I was just lying in bed (or rather, the tiny mattress on the floor that serves as my bed) in a daze, wondering how the hell I’m supposed to cough up a page about the topic I chose for this week: Is social media making us less social? It’s not that I don’t know what to say about this, it’s just me being neurotic. Is this relevant to Borderless News and Views? Do I have anything new or interesting to say about it? What’s the point of writing this article at all if all I have to offer are my own observations which I’m sure are the same observations that anyone who isn’t totally socially inept has already had for themselves, etc etc blah blah blah.
Welcome to James Haitchwai’s creative process!
At 26, I’m just old enough to remember what it was like to have a social life without the internet. Calling my friends from my parents’ rotary phone. Writing letters. Exchanging mix tapes. Pay phones. Having to make plans ahead of time. Memorizing phone numbers!
Of course, anyone my age or older knows how much this has all changed. And I’m sure we’re all aware of the debate going on about whether this change is good, bad, both or neither. We may have more ways than ever before to communicate, but are we really communicating more?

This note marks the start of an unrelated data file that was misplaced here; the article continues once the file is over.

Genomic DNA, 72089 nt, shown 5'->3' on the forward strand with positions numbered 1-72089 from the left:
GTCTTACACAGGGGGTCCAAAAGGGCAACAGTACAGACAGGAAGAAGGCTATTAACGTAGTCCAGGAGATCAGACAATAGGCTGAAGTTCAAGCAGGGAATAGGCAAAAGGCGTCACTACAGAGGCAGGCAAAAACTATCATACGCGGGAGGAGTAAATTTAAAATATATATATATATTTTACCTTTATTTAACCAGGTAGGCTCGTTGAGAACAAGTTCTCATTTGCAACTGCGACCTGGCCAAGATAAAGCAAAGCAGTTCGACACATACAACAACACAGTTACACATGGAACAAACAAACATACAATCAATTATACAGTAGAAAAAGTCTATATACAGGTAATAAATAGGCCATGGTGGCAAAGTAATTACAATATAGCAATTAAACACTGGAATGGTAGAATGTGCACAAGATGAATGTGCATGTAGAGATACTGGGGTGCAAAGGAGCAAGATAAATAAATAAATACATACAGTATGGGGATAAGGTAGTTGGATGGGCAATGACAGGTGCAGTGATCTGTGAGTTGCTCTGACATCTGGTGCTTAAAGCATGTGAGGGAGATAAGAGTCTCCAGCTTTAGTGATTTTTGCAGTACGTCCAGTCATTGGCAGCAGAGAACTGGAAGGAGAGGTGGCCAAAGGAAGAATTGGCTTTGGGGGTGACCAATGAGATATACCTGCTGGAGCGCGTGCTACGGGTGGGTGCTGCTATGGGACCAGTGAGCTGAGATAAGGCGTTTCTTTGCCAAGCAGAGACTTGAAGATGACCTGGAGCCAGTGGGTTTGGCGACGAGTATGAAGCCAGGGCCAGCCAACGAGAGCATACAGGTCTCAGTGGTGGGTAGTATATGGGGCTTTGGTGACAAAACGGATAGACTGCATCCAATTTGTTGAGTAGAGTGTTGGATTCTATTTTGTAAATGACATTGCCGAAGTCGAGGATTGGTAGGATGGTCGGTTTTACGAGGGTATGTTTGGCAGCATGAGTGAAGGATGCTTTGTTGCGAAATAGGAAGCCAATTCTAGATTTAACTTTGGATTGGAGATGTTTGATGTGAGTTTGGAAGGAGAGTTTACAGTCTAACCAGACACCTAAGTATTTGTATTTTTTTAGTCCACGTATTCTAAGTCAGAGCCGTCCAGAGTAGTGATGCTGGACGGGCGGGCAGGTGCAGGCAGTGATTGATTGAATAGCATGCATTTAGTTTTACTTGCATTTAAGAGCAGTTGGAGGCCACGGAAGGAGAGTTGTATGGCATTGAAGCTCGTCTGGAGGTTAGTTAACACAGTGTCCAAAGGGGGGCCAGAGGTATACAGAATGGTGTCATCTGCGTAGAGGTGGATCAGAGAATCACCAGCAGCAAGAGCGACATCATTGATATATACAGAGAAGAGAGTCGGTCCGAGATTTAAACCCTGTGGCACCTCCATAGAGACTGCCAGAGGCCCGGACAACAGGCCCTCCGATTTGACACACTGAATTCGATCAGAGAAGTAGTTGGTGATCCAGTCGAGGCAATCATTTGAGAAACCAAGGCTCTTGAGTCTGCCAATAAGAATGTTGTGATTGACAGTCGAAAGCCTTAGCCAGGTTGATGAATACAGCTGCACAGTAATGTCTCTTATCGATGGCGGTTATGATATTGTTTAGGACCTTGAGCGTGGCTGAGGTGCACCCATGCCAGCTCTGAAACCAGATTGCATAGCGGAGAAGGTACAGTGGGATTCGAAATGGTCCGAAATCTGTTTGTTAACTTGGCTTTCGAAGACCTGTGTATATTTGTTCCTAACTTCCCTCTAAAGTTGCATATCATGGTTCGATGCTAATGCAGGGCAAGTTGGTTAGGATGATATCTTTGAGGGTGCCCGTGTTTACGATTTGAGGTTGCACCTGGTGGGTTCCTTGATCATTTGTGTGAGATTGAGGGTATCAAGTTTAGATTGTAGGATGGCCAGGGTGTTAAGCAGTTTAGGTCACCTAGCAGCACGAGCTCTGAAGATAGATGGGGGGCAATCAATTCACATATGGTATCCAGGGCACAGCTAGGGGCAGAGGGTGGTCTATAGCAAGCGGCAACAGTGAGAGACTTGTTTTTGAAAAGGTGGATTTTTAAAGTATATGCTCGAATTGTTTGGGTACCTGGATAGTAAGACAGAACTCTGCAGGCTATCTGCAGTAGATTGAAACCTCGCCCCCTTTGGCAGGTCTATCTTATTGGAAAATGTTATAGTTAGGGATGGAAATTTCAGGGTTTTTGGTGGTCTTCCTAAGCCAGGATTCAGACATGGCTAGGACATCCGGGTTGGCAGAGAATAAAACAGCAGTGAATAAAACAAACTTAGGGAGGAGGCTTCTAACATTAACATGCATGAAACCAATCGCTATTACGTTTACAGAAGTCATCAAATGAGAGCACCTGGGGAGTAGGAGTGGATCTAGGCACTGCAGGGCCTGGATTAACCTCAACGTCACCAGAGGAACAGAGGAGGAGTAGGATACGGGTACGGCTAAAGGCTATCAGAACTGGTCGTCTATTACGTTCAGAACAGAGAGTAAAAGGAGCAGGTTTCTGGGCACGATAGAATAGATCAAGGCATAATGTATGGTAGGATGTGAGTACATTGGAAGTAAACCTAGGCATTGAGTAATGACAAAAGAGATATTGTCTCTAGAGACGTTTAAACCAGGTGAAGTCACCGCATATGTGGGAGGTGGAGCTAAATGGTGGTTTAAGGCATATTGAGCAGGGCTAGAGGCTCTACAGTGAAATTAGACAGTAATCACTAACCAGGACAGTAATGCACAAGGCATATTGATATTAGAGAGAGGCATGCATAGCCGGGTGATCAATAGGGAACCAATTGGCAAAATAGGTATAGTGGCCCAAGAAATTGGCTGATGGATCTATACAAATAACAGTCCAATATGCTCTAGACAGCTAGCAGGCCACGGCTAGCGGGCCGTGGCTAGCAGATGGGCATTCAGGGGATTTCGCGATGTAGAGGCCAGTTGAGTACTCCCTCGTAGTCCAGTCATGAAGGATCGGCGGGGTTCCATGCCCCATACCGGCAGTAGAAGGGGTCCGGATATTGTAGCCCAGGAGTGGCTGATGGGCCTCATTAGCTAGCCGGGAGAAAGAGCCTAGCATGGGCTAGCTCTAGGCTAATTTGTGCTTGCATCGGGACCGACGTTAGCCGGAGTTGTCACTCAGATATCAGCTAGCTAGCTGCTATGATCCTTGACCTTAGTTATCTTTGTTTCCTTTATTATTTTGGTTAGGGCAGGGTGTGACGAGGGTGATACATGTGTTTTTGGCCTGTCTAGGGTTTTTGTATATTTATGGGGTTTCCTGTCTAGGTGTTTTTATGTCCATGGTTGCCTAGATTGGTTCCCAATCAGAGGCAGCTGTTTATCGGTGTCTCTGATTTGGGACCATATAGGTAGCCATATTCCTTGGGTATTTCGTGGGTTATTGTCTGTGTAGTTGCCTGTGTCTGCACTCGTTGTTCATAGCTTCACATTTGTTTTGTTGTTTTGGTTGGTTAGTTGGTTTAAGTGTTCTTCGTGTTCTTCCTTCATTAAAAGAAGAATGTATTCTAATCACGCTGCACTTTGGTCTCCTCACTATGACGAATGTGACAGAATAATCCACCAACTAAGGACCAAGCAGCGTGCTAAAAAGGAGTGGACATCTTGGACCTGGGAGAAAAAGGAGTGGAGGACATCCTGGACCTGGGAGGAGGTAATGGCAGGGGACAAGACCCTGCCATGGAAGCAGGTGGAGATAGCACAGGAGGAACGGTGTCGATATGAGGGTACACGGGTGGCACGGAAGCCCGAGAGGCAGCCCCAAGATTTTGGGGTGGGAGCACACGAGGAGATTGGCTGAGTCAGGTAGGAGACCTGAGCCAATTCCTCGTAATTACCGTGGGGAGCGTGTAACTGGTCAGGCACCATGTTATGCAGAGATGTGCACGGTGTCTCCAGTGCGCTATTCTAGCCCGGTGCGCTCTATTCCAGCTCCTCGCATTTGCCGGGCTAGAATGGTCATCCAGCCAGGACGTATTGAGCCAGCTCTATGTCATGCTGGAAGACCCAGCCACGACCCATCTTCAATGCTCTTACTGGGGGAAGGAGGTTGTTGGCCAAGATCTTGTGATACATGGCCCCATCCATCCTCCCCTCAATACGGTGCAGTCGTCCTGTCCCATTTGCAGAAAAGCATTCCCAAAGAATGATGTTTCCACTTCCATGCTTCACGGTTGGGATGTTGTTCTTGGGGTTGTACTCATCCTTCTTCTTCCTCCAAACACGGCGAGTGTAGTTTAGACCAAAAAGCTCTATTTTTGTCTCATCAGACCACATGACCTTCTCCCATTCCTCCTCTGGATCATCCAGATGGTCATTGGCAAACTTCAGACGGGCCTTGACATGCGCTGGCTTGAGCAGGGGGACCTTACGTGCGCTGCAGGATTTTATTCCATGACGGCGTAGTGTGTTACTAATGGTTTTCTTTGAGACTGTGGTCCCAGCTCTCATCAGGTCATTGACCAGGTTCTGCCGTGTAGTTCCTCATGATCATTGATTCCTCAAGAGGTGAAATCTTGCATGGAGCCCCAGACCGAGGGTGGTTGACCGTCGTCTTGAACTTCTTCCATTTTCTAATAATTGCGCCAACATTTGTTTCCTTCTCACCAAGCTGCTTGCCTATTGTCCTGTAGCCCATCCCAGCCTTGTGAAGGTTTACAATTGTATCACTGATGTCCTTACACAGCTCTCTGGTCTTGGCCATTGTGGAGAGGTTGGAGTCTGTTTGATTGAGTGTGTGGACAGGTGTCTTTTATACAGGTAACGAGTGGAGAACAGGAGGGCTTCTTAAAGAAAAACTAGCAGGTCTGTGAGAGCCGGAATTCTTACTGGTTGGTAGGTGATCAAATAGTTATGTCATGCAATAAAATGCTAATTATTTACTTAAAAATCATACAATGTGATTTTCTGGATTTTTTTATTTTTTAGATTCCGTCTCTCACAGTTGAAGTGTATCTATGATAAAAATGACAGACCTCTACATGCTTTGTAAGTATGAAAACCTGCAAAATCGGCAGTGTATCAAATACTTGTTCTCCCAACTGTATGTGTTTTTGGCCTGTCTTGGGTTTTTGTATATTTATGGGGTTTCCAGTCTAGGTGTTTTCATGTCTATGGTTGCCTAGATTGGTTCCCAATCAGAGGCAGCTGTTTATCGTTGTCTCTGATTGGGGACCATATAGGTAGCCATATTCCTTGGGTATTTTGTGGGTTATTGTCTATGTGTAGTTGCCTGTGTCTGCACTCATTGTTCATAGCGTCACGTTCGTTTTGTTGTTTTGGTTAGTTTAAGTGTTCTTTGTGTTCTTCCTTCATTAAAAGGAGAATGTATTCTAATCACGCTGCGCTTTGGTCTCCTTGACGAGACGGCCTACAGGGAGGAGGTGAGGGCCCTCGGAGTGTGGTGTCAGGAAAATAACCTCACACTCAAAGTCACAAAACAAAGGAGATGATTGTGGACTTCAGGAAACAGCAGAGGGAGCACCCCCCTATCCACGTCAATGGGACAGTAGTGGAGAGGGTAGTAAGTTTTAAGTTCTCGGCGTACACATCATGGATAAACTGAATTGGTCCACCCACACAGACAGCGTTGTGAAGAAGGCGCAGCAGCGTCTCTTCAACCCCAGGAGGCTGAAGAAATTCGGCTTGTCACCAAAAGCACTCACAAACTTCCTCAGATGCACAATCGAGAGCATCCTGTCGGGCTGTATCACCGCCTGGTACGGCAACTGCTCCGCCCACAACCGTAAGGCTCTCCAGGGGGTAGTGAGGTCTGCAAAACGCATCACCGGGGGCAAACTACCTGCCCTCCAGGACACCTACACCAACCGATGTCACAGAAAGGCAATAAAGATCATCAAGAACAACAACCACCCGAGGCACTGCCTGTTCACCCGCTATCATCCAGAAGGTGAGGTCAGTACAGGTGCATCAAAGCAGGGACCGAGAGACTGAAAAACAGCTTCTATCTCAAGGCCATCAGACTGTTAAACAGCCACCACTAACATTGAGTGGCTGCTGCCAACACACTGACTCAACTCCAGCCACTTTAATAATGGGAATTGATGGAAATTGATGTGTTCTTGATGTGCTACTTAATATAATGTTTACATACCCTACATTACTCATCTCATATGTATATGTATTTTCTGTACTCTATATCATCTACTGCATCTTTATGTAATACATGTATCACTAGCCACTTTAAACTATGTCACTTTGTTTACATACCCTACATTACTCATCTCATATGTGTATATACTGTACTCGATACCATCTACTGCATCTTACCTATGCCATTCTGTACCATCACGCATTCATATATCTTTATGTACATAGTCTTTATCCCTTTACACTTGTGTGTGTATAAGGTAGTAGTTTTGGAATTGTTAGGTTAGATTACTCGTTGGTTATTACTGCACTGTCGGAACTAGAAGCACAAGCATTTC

I don’t know. Personally, I’ve noticed lots more socially awkward situations than I did before the age of Facebook. I’ve witnessed people having nice exchanges on FB who won’t even acknowledge each other in person. I’ve had friends not pick up their phones and send me comments or messages saying “Sorry I missed your call” without ever calling me back. On more than a few occasions I’ve had to put up with the person I’m hanging out with being so busy with their smartphone that they’ve just about checked out of our conversation. Many of the e-mail or private message exchanges I have are absurdly protracted; one half-sentence reply after another sometimes spanning several days. All of which could have been shared in a 5-minute phone call.
Maybe I’m old-fashioned, maybe I’m out of touch, but I don’t think any of that’s very communicative.
But I’m just whining. It does a lot of good too. It’s helped me keep up with new music, art, current events, and other goings-on more efficiently than ever. It’s been an important tool for organizing political demonstrations, circulating petitions and promoting awareness of social issues. I’ve even seen it help people recover from bouts of social isolation.
Do we need it to make all of that possible? Of course not. I’m not aware of any technology that was created to fulfill a need. Demand always follows supply.
And I’d bet that once upon a time, people bitched about how radios and black-and-white TV’s were ruining human interaction.
I don’t think there’s an easy answer and I don’t think we need one.